I think it’s safe to say at this point that rock music is, and always has been, all about context. Take for instance a band like Green Day and what they were doing in 1994, coming out with an album called Dookie, and talking to us about masturbation and having no sex life. This wouldn’t work if it was just, like, somebody out on the street coming up to you being like, hey I jerk off and have understandably low self-esteem.
So why is “Longview” a successful mainstream rock single in our perfect little angel decade, the ’90s (I’ve even heard stoner girls talking about how much they like this song, so don’t crawl up my a** here). It’s the HUMOR of the whole thing. The fact of such a high-profile figure as a singer just signed to Warner Bros. completely throwing himself away, like that, is what ignites the crowds.
Let me backtrack here. The common knock on Pearl Jam is that they take themselves too SERIOUSLY. The second song on Nirvana’s first album is “Floyd the Barber,” which riddles the listener a la accounts of gay sex with the entire cast of The Andy Griffith Show (Kurt Cobain also wore a dress all the time, but no, he wouldn’t have been a closet bi or anything). Well could it be that if a band can’t take ITSELF seriously, then it can’t take its FANS seriously, either? I mean, it was Pearl Jam who waged the most vociferous war against Ticketmaster and their absurd surcharges on tickets; it was Pearl Jam who once played an entire concert outdoors on a 30-degree night at Lambeau Field in Green Bay, Wisconsin, a la Cameron Crowe’s Pearl Jam Twenty account.
Kurt Cobain also once quipped “I wish I was like you / Easily amused”, and maybe at least early on, he accumulated up so many more jaded fans within the music scene for his increased ability to be bored with the FORMAT of rock and roll, and so to play around with it more with these absurdist or apocalyptic lyrics (“Here we are now / Entertain us”, et. al.)
And as loath as I am to admit it, really, alternative rock is just one kind of music, out of many. I’ve heard cars full of horny drunk girls cheesing out to Eminem’s “Superman,” for instance, and say what you want to about that song, that it’s vague as to what his actual complaint is, that he wields an ostensibly psychotic level of vindictive rancor against a handful of various women that seems entirely unhealthy, that was at least people connecting with some sort of purchased sound waves and fully indulging in it, on an interactive level. This is what value is. In a way, then, hip-hop might be the purer art form, because if some random person on the street were to come up to you spewing all this verbiage in rapid-fire about how much they hated their ex-girlfriend and saying things like they were gonna “Put anthrax on the Tampax”, you’ve gotta admit, you’d at least be pretty entertained, not to mention shocked seeing as if contemporary this would be immediately following that big anthrax scare post-9/11.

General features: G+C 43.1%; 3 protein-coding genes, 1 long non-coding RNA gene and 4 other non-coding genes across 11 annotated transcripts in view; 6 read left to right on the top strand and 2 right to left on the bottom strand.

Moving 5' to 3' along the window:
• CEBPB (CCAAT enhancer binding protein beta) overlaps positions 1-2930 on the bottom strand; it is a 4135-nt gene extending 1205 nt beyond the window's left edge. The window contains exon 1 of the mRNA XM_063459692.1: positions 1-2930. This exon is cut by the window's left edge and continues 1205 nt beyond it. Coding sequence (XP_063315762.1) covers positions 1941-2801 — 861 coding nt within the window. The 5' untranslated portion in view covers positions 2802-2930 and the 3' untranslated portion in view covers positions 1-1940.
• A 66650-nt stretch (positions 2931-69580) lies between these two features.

Or maybe it’s that the “pure” and the “morally commendable” actually don’t join tractions here — abstract things like the unorthodox phrasings of the Beatles’ “We Can Work it out” or the climaxes of a Bartok concerto are “morally commendable,” but something like the blind, cathartic rage of a rapper like Eminem or DMX might actually be “purer,” the obvious appeal lying in the staggering amount of people who listen to it and own to it, embrace it as part of their own larger reference selves.
In the Grateful Dead’s live album Dead Set, they play a song “Candyman” that at the time was 10 years old but had come on the enormously successful LP American Beauty which had also featured “Sugar Magnolia” and “Truckin’.” A lot of people knew the words, that is, and although hippies are supposed to be so peaceful and of well disposition, when Garcia gets to the words “Good morning Mr. Benson / I hear you’re doing well / If I had me a shotgun / I’d blow you straight to he**”, we get an eruption of applause, an immediate emotional connection with and relishing in that blatant verbal display of the indication of homicidal physical violence.
My point here is that art will never be something that’s objective. Sure, I mean it’s good to throw unorthodoxies into your music, like the Pixies’ crazy phrasings (the three-bar pattern in “Wave of Mutilation”), but this very necessity of change also indicates the very inevitability that the righteous and true and the stale and “played-out” are in fact the exact same thing, depending on from what point in time you’re examining them. There came a point in time where SOME people got tired of ‘90s alt-rock, like the A&R who dropped Soul Asylum from their label following Candy from a Stranger, or those douche bags in Old School who make fun of it and then bring in the great master of subtlety known as Snoop Dogg, but to be honest, I never did. I can still put on Maroon 5’s old incarnation Kara’s Flowers, or early Len, or a live Guided by Voices show on Youtube, and feel like I’m at the control helm of the universe, like the Earth is turning on my own axes, in a sense. Sure, there’s danger in it. I don’t think there’s any question. The music has to be intimidating to be good. In putting this list together, I was not indiscriminate. Clearly, I’m a man of tastes, and stasis is the enemy. I guess this is my chance to be the boss of other people: to say, put out, or I’ll put you out, but hopefully I payed respects to some people who over the years lunged a little farther out of their comfort zones than the rest of the pack, and for that reason, touched us in a special way.